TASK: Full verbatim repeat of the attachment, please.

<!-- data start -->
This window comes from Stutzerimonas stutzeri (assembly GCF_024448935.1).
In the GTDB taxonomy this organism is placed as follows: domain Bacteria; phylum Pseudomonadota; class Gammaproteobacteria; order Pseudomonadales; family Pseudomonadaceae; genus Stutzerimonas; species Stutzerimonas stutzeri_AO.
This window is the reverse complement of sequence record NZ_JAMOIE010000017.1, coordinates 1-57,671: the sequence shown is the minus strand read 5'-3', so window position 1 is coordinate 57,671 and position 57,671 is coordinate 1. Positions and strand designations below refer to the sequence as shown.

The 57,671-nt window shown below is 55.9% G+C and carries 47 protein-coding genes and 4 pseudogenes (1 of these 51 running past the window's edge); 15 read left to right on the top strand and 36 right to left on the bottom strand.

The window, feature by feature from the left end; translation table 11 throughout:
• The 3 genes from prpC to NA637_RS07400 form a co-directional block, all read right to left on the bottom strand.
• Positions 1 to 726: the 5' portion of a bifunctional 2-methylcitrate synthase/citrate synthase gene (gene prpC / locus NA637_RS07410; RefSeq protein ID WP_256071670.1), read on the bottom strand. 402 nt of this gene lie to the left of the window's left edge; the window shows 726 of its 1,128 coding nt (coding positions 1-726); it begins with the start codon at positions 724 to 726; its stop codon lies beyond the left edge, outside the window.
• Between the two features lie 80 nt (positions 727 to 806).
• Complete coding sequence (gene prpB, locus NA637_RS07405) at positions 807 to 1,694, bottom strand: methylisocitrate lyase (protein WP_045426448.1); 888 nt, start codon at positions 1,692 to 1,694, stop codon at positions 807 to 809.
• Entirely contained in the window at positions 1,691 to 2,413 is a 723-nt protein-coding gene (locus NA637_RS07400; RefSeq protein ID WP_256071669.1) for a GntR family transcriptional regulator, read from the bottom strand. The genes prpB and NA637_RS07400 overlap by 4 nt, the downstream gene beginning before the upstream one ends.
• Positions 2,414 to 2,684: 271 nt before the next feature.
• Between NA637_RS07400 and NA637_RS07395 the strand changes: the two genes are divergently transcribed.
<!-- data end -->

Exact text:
This window comes from Stutzerimonas stutzeri (assembly GCF_024448935.1).
In the GTDB taxonomy this organism is placed as follows: domain Bacteria; phylum Pseudomonadota; class Gammaproteobacteria; order Pseudomonadales; family Pseudomonadaceae; genus Stutzerimonas; species Stutzerimonas stutzeri_AO.
This window is the reverse complement of sequence record NZ_JAMOIE010000017.1, coordinates 1-57,671: the sequence shown is the minus strand read 5'-3', so window position 1 is coordinate 57,671 and position 57,671 is coordinate 1. Positions and strand designations below refer to the sequence as shown.

The 57,671-nt window shown below is 55.9% G+C and carries 47 protein-coding genes and 4 pseudogenes (1 of these 51 running past the window's edge); 15 read left to right on the top strand and 36 right to left on the bottom strand.

The window, feature by feature from the left end; translation table 11 throughout:
• The 3 genes from prpC to NA637_RS07400 form a co-directional block, all read right to left on the bottom strand.
• Positions 1 to 726: the 5' portion of a bifunctional 2-methylcitrate synthase/citrate synthase gene (gene prpC / locus NA637_RS07410; RefSeq protein ID WP_256071670.1), read on the bottom strand. 402 nt of this gene lie to the left of the window's left edge; the window shows 726 of its 1,128 coding nt (coding positions 1-726); it begins with the start codon at positions 724 to 726; its stop codon lies beyond the left edge, outside the window.
• Between the two features lie 80 nt (positions 727 to 806).
• Complete coding sequence (gene prpB, locus NA637_RS07405) at positions 807 to 1,694, bottom strand: methylisocitrate lyase (protein WP_045426448.1); 888 nt, start codon at positions 1,692 to 1,694, stop codon at positions 807 to 809.
• Entirely contained in the window at positions 1,691 to 2,413 is a 723-nt protein-coding gene (locus NA637_RS07400; RefSeq protein ID WP_256071669.1) for a GntR family transcriptional regulator, read from the bottom strand. The genes prpB and NA637_RS07400 overlap by 4 nt, the downstream gene beginning before the upstream one ends.
• Positions 2,414 to 2,684: 271 nt before the next feature.
• Between NA637_RS07400 and NA637_RS07395 the strand changes: the two genes are divergently transcribed.